Walking in the footsteps of Australia’s elite, Jennifer Pinkerton uncovers a Top End stay – and a curious one, at that.
Moonshadow Villas is a sought-after ‘celebrity’ retreat and your privacy is guaranteed.” Do go on, I whisper to the screen. A vine of adjectives trails the homepage. Breathtaking, exotic, five-star, tranquil, tropical-bird-and-orchid-filled.
Then, there among the stay’s testimonials, sits someone I recognise. Germaine Greer. “Thank you. GG,” she signs off. GG mightn’t seem a likely arbiter of fine taste but the thing is, she’s interesting. And higher-echelon places to stay in Darwin are, well, less than so.
There’s a saying though, that with gain comes pain. My pain comes in the form of a booking system – a challenge I anticipated due to word on the street. Moonshadow is well-known around these parts as being incredibly tough to book into. True to form, owners Moya and Peter are polite and pleasant, but it takes eight calls, seven emails and two online booking requests to secure a stay. I can’t help but wonder how much they want my business. Or anyone’s for that matter.
Still, with a location two kilometres from the CBD – just a palm tree’s sway from the Botanic Gardens – Moonshadow promises rainforest-y, tucked-away paradise. I’m seduced. Upon our arrival at the ‘Frangipani Villa’, there’s no one in sight. But that’s a deliberate move.
Moonshadow’s philosophy is to provide an atmosphere where guests feel like they’ve just returned home – to their own home. So it’s just us, an unlocked door and, of course, a villa. Antique Chinese entrance doors give way to a short run of stairs. At their base rests an in-ground spa, fringed with red-glazed pots and tall wisps of bamboo.
Inside, the space is chilled cool like a lassi. A pleasant escape from the heat. Yellow-painted walls enclose a living room of heavy wooden furniture and large-scale art: mostly bold Balinese women pressed together, their lips ruby red and hair draped with flowers. I note Peter’s signature on each piece. One of his “many bad talents”, he later tells me as I leave.
The villa’s kitchen is modern. Aggressively so. A tire-print stainless steel bench top caps an island recess. It bears a fresh bunch of helliconia, a signature stem of the Top End.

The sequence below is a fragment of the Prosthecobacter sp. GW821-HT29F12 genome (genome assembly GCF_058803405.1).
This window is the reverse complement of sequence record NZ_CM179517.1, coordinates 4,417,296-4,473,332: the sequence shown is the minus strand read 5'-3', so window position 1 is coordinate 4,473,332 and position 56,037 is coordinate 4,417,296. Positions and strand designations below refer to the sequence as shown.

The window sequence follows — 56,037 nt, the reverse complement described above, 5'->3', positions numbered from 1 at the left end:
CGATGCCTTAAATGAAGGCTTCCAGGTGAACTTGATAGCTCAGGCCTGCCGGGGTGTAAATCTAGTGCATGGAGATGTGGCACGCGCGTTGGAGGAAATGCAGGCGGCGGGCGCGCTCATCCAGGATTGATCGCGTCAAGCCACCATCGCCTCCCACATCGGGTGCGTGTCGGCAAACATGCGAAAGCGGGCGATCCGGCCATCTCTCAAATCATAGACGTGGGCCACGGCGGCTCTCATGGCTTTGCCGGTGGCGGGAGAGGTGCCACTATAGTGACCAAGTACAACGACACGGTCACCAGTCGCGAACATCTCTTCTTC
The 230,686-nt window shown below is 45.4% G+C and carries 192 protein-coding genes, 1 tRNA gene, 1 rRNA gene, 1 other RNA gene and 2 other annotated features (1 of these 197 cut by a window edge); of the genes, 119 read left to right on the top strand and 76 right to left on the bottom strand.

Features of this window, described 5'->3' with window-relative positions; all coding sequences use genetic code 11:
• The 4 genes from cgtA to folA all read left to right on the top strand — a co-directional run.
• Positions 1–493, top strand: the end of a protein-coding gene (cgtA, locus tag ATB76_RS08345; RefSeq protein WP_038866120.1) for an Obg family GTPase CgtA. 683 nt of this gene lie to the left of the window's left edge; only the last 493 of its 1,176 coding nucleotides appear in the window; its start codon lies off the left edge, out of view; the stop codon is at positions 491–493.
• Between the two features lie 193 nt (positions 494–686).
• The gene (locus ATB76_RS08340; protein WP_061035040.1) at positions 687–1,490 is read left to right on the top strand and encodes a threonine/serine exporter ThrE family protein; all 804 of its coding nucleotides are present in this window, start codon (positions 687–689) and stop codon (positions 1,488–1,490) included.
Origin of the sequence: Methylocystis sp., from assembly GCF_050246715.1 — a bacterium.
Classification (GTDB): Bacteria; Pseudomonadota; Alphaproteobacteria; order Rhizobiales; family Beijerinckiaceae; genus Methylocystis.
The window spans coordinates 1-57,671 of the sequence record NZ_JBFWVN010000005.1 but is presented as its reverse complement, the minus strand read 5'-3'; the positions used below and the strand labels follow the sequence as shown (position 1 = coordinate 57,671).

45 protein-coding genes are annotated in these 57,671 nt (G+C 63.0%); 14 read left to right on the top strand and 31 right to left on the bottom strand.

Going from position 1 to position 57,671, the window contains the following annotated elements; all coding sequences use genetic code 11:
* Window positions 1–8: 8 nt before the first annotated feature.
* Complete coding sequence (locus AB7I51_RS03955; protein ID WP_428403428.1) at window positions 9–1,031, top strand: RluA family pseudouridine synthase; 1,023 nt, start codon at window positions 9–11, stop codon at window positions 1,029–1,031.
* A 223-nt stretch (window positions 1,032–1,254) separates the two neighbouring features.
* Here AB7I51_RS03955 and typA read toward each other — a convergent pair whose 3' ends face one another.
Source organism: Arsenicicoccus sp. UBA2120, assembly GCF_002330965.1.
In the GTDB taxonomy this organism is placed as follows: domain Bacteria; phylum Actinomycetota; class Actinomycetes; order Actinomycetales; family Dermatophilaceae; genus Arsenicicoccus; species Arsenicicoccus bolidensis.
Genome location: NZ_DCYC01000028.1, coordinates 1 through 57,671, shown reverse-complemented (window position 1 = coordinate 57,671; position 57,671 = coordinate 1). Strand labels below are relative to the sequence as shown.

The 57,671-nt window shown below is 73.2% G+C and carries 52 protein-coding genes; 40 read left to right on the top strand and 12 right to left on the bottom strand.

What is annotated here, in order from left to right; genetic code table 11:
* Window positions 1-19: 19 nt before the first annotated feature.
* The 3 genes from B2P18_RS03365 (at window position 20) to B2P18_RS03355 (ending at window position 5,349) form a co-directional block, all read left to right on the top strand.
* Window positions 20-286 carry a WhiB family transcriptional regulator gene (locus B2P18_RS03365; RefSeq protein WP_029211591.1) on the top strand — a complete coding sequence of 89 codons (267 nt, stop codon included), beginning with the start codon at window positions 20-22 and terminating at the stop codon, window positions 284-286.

I bound up jarrah wood stairs to find two bedrooms. With their navy gingham bed throws and ornate carved Asian bed heads, the styling swings between ‘Bali’ and ‘country homestead’. Incongruent? I think so, but a soft king bed amply makes up for this minor quibble in taste.
I hunt for a welcome pack or info about our new home. None to be found. Perhaps another tactic to render Moonshadow less touristy? While I like the sound of this idea, in practise it’s perturbing. Instead of feeling like someone who’s just won the lottery, I feel a tad like an invader.
Outside we pad around like detectives, treading pebbled paths to the manager’s home. He’s not there, but his entertainment cabinet is. It’s crammed with documentaries and modern histories of northern Australia. There are art books, too. The kind that’d do GG proud. I bundle 1001 Nudes under my arm and retreat for a lazy afternoon on the couch.
Later, as the sky breaks and monsoonal rains thud at our roof, we break our schedule of idling and make a beeline for the guest pool.
A figure appears in the trees. It is co-owner Moya. But just as I think she’ll pass without word, she stops. She stands by a small statue and touches its head. “If you need good luck, rub this Ganesh. It was blessed by a Balinese priest.” As quickly as she arrives, she vanishes. Celebrities like GG may require steely levels of privacy. But we welcome this sign of life. It helps us settle in for our stay.
Approaching Ganesh, I climb from the pool, splashing polka dot drips onto stone. I realise then, that it’s here in shared spaces – the bookshelves, the palms and the pool – that Moonshadow’s sweet spot resides. GG’s endorsement holds sway. But like the woman herself, it’s a clunky mix of ‘thorny’ and ‘brilliant’: a refreshing patch of rainforest that’s short on bedside manner.
The verdict: Despite the slow-as-a-mule booking system, these are mellow, private, lush villas, set amid peaceful grounds.
The score: 13/20; good
We rated: The outdoor rain shower – an artwork in itself.
We hated: The breakfast offerings. Supermarket bread and Kellogg’s cereal mini packs don’t scream ‘five-star’.
Where: 6 Gardens Hill Crescent, The Gardens, Darwin, NT
Notes: From $449 per night, minimum three-night stay; ring to discuss available discounts: 0408 372 273; moonshadowvillas.com